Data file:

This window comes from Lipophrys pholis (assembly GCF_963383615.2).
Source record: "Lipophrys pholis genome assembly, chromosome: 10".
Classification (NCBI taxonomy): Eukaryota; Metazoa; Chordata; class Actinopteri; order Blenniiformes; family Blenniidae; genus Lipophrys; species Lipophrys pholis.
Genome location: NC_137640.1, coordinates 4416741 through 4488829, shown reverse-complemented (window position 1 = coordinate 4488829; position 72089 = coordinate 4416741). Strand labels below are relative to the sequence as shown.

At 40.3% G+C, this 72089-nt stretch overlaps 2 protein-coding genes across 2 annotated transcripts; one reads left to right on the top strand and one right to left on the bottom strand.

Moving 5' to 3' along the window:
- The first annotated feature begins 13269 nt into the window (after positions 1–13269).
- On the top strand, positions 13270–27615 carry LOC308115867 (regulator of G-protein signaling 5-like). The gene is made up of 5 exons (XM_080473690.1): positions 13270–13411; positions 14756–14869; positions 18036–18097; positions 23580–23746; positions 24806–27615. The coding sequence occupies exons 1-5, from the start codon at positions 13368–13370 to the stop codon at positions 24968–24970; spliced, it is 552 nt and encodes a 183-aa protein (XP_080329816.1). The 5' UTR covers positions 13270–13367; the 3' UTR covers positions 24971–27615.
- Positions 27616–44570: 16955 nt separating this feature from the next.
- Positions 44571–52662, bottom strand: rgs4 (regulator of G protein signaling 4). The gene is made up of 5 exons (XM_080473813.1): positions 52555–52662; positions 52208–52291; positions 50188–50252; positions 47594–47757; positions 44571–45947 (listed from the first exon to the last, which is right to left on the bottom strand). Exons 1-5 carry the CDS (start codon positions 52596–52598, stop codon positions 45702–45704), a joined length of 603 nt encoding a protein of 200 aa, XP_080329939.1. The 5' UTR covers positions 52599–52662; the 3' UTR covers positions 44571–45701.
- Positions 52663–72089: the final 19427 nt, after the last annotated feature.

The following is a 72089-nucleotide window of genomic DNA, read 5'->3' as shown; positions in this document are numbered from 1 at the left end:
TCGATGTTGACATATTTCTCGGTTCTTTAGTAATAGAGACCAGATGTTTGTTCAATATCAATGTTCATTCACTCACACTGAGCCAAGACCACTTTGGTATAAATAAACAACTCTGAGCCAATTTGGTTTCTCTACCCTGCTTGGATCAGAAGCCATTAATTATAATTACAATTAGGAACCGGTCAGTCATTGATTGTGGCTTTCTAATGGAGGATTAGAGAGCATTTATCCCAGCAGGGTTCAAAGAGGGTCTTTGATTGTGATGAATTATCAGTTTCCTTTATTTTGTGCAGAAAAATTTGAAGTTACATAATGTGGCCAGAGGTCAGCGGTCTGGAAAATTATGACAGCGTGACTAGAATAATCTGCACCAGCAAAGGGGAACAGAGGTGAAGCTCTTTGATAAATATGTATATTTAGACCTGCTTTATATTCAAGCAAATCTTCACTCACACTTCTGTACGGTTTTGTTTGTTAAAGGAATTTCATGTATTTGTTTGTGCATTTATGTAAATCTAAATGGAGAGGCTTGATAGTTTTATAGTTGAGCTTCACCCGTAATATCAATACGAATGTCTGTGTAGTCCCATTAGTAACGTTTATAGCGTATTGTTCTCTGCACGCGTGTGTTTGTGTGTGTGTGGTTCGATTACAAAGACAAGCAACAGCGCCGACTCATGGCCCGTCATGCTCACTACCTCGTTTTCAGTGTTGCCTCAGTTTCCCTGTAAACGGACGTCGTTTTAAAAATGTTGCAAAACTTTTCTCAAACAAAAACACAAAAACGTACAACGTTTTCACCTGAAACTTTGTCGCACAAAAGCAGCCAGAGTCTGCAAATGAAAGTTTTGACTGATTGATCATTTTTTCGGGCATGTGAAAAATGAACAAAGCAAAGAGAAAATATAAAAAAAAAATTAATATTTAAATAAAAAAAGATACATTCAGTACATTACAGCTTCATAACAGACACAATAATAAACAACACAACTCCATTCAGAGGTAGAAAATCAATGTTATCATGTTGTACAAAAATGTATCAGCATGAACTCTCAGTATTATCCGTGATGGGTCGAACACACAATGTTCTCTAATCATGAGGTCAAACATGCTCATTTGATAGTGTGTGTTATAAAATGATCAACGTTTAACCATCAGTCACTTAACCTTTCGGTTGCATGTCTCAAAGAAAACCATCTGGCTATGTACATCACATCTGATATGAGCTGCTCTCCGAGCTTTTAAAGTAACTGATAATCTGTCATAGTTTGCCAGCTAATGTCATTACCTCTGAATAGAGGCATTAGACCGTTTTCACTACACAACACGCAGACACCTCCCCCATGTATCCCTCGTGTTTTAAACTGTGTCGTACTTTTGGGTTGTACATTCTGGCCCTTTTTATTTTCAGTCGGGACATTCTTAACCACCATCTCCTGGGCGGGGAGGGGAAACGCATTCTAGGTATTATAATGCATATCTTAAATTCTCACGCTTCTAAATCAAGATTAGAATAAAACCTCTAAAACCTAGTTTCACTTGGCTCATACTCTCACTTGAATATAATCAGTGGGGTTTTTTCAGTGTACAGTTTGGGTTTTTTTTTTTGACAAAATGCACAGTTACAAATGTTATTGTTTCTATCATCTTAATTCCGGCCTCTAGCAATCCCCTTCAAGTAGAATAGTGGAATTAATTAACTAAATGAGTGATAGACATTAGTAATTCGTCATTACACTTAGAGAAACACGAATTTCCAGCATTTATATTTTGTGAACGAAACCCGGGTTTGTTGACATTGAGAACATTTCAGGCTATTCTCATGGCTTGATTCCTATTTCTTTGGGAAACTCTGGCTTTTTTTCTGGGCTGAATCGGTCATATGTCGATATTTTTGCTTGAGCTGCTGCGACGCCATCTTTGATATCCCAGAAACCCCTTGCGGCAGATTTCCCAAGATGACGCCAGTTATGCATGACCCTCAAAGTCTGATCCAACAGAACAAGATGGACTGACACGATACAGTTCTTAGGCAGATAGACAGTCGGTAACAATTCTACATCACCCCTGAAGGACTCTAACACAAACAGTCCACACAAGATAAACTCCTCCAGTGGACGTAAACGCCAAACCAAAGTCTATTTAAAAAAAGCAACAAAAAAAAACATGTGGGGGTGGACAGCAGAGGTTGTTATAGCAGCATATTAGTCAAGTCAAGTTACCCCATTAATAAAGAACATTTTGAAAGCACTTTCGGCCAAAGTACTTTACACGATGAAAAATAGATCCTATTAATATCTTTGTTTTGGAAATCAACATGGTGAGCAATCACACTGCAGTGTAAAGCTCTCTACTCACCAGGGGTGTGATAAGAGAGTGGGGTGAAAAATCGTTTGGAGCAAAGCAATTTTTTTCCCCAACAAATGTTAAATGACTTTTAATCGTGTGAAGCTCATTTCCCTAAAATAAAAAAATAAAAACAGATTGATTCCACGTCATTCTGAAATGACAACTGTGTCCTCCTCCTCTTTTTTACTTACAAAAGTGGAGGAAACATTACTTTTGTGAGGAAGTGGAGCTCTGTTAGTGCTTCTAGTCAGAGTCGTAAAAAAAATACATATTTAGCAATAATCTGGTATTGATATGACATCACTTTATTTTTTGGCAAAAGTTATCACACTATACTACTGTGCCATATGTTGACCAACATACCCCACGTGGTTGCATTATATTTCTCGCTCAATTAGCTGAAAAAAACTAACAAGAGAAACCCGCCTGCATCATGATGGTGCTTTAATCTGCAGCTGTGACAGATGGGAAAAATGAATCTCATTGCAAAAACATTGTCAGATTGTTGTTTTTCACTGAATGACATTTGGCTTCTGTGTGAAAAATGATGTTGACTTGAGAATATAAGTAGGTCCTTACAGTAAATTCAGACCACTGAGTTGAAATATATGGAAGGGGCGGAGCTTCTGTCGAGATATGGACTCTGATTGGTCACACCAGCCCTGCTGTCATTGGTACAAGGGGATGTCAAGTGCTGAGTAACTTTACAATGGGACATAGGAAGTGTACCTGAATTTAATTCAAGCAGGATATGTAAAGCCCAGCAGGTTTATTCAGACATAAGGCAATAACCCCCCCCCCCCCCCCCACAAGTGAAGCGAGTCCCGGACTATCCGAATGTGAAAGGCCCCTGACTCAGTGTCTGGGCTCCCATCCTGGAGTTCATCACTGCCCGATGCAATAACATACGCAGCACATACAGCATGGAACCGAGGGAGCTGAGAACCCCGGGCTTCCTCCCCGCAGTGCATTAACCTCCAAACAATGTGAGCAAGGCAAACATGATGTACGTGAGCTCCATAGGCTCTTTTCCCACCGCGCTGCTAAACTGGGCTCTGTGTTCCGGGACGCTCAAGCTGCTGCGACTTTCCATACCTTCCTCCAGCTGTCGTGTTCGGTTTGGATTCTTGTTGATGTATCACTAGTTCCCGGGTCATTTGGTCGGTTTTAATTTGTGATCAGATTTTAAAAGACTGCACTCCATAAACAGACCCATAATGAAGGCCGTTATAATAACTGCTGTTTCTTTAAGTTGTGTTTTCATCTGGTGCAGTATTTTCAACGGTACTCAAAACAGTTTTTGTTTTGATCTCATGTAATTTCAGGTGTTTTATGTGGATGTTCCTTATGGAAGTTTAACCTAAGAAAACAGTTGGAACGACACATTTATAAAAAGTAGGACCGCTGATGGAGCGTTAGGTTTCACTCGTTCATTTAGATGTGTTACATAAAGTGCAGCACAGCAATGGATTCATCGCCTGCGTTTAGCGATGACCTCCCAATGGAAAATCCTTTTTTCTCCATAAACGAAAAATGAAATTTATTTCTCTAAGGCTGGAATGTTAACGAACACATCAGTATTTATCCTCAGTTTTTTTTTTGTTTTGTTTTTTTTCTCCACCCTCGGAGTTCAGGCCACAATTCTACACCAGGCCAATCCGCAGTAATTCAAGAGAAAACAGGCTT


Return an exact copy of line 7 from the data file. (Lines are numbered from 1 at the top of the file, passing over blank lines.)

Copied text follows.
- The first annotated feature begins 13269 nt into the window (after positions 1–13269).